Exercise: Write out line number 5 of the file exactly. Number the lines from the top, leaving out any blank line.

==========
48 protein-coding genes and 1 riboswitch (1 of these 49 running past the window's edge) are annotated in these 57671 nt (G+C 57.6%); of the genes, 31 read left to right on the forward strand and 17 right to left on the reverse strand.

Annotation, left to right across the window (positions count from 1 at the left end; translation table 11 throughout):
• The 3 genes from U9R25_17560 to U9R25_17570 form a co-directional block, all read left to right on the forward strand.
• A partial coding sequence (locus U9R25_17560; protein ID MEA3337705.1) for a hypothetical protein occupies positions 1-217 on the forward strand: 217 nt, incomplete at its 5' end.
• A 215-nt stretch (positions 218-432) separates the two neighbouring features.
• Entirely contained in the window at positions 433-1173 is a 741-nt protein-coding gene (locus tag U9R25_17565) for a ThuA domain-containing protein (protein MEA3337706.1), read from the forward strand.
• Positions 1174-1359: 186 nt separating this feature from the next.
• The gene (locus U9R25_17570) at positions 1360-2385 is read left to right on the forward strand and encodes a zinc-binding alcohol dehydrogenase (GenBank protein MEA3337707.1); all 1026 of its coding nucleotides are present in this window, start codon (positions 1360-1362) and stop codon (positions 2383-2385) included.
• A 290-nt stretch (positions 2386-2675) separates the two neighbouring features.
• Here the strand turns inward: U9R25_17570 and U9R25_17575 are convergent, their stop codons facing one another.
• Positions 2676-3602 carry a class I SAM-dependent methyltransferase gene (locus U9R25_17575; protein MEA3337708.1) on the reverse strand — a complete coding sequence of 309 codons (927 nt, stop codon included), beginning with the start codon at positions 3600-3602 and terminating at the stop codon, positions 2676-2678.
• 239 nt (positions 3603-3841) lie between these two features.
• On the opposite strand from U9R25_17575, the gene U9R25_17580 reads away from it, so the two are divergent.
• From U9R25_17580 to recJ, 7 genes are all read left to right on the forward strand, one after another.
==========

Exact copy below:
• A 215-nt stretch (positions 218-432) separates the two neighbouring features.